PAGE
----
The Spice Route Exhibit at History Museum, Colorado

Glued whole spice on watercolor paper painted with ground spices

The Color of spices

Powdered spices painted on watercolor paper. From left to right: Garam masala, Red chili, Ginger, Asafoetida, Fenugreek, Cardamom, Fennel seed, Cumin, Black pepper, Cinnamon, Curry leaf, Turmeric, Coriander

The maritime trade between Arabia and China goes back to the 8th century CE. Vibrant cosmopolitan ports exist in Zanzibar, Alexandria, Muscat, and Goa in India. Fast forward to the 15th century, the Turkish empire extended its trade from Morocco to the Indonesian Archipelago.

For almost eight centuries, nutmeg and mace were supplied to Europe at outrageous prices by Arab merchants who dominated the cartel on spice trade and, indeed, by concealing their source, irritating to the crowns of Europe.

The reign over the spice trade appeared to ensure riches in that era. Spices were the universal currency and world commodity, even to have rivalled gold. All this wealth and dominance enticed the Portuguese, Dutch, and English to spring into the race, to control the spices trade.

Malacca - my birthplace

In the 15th century, the sheltered port of Malacca (Melaka) on the Malay Peninsula appeared as an ideal staging post for trade between the Indian Ocean, Java Sea, and the South China Sea. Malacca eventually became the world's leading harbor in the 15th century.

Alfonso de Albuquerque - the Portuguese General, Admiral, and Statesman.

Between 1507 and 1515, de Albuquerque gained control of sea routes by capturing a few trading ports. He grabbed the port of Goa on the Indian west coast in 1510.

In 1511, Malacca, a free-trade spice port, fell into the Portuguese hands. At that time, it was a key port for trade between the Indian Ocean, China, and Southeast Asia and the wealthiest port in the East. Malacca was captured and secured with fortifications and became a trading post in the region.

By 1515 Portugal controlled the sea trade passing from the Moluccas to Malacca, trade to India and Sri Lanka, and the route to Lisbon. Asian and Arab traders not holding a Portuguese license would have their cargoes confiscated.

Cinnamon, cloves, mace, nutmeg, pepper, and sandalwood were exchanged for gold, silver, other metals, Chinese porcelain, silk, and Indian textiles. Spices of the East made their way to Europe and then expanded around the globe.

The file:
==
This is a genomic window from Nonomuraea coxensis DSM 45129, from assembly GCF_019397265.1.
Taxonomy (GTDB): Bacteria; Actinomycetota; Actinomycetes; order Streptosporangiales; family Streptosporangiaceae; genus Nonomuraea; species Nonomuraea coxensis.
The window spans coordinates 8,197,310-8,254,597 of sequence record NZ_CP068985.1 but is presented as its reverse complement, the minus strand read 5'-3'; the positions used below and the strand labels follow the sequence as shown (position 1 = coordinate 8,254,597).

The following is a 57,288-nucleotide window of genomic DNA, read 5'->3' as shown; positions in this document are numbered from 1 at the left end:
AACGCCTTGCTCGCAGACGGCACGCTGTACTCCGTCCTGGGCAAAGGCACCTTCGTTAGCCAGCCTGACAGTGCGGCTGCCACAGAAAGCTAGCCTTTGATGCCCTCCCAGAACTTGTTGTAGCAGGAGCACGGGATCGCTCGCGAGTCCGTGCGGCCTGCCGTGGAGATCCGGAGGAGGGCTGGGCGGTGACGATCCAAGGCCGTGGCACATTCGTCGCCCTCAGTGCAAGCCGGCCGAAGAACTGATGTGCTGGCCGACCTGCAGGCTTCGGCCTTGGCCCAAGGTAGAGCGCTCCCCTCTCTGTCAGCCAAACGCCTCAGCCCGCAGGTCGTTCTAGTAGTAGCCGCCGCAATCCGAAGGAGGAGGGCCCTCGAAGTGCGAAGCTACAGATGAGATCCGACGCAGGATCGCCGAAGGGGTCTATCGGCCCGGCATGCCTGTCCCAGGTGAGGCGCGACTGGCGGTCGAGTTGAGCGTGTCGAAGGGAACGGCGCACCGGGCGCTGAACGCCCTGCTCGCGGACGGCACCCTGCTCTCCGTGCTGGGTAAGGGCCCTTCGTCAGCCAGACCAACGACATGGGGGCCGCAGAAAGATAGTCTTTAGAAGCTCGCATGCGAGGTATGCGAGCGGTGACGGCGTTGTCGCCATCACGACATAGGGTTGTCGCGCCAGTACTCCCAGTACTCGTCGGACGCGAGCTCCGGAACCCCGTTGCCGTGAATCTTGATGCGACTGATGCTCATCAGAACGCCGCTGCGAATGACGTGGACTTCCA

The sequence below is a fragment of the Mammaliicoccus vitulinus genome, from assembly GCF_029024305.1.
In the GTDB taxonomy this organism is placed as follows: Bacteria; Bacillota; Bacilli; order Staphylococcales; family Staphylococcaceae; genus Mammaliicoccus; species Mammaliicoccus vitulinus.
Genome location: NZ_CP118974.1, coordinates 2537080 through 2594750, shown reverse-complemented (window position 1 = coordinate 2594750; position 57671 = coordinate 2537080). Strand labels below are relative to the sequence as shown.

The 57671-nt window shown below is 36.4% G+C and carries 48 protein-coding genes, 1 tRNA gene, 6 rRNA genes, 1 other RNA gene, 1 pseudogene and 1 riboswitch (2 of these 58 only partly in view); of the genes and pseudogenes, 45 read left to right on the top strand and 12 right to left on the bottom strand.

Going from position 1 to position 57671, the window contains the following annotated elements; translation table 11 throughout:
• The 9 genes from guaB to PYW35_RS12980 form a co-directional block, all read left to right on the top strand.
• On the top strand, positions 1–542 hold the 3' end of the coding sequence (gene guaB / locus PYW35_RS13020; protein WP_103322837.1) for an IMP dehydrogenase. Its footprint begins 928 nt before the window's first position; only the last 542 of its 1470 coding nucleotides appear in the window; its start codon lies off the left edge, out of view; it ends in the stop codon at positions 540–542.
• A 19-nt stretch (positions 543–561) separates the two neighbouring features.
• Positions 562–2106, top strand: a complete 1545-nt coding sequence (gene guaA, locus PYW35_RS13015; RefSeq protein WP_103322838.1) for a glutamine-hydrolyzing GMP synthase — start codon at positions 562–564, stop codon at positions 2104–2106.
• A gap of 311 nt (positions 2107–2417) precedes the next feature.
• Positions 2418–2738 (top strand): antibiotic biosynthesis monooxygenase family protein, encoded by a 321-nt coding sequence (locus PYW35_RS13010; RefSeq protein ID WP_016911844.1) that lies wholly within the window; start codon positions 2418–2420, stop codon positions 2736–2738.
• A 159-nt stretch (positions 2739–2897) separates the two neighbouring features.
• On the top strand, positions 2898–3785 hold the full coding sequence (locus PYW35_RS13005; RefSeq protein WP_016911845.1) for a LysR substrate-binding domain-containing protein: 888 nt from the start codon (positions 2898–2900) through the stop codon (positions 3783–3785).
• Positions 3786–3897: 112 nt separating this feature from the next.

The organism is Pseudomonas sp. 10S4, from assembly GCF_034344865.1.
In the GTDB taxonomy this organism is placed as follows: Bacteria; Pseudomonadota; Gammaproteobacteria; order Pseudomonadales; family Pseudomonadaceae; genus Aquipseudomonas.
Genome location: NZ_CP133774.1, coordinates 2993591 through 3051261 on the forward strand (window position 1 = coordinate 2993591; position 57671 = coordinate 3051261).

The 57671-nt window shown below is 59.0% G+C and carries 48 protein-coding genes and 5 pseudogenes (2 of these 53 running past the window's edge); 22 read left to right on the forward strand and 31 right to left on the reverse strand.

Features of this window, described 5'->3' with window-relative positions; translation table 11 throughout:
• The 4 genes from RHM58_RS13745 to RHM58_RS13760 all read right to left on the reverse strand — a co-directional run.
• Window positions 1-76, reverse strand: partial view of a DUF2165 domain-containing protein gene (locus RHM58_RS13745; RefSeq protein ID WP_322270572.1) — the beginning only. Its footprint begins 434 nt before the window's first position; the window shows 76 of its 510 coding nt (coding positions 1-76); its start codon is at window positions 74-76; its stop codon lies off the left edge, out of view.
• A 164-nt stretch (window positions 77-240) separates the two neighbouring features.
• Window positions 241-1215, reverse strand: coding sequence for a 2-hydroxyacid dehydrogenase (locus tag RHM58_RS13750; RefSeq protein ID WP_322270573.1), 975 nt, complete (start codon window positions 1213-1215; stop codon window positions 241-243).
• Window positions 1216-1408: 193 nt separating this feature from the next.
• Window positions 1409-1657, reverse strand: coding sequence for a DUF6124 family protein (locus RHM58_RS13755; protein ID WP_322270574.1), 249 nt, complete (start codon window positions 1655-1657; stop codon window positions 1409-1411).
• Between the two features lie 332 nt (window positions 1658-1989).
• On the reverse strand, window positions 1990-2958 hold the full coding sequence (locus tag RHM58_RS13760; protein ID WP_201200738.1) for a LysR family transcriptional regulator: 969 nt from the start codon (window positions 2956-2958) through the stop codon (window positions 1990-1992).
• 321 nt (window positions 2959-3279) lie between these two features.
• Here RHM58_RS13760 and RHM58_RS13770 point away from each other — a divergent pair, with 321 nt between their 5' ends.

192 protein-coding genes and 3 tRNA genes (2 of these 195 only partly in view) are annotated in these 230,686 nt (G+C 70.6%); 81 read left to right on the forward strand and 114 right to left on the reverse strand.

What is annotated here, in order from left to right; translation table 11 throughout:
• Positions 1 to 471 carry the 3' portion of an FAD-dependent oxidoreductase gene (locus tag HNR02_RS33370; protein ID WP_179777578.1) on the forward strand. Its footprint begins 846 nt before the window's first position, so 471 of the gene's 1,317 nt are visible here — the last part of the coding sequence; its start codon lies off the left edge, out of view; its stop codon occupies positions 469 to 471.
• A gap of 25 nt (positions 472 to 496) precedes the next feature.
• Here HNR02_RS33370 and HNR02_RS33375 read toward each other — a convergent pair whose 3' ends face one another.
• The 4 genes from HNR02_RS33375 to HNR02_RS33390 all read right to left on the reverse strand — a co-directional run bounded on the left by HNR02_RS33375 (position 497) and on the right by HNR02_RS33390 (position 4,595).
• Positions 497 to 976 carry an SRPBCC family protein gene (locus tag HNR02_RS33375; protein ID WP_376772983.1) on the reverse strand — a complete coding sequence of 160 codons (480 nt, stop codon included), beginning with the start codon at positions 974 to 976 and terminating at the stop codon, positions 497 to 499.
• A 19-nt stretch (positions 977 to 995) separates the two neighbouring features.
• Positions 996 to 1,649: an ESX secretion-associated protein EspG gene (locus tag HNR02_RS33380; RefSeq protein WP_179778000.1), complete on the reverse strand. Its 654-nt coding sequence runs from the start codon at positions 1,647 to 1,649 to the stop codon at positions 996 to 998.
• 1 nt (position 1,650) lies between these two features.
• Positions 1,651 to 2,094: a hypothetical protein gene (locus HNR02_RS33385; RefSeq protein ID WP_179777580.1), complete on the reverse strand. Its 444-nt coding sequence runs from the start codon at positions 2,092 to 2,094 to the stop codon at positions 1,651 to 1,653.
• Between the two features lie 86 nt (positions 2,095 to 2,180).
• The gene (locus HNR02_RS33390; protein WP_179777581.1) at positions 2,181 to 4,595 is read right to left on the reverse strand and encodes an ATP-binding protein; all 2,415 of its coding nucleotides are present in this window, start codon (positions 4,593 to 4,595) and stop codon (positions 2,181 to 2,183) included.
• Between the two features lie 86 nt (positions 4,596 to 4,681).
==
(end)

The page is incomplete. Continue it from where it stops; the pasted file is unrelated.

The Dutch sojourn for spices happened in 1640 in Southeast Asia and took the next reign. The Battle of Malacca took place from August 1640 to January 1641 by the Dutch to capture Malacca from the Portuguese. In the early 17th century, the Dutch East India Company (Verenigde Oostindische Compagnie, VOC) began the campaign to destroy Portuguese power in the East.

Today, these spices from regions in and near my hometown and various areas in Asia have made their way worldwide. Spices go everywhere, and people who use and love spices will always seek spices.

Art at History Colorado ‘Rice & Resilience’ Exhibit


👇🏾 click each link for the full story 👇🏾

👉🏾 The Spice Route | 👉🏾 Spice Dabba | 👉🏾 Art of Spice Tempering | 👉🏾 Science of Spices | 👉🏾Briyani is Bliss | 👉🏾 Spices and Colorado Cultural Connection


STATE OF THE SPICES is a body of work by fine arts photographer Raj Manickam. The collection of photographs and mixed media artwork investigates the diaspora of spices from their indigenous grounds to worldwide spaces. The Portuguese, Dutch, and Spanish original intentions were to dominate the spice trade. Manickam outlines the early spice routes and colonial conquest of the South Asian and Indian subcontinent. Manickam has a distinct grasp of being an observer in his photography. He has an extensive array of Indian spices and has a passion for cooking authentic South Indian food. Manickam's photographic subjects and mixed media works identify some of the most used and flavorful spices in this collection. Here, he connects aspects of these spices in their present-day use, especially in Colorado's South Asian Indian community.

Some source: Wikipedia | Wikipedia 2 | Britannica |

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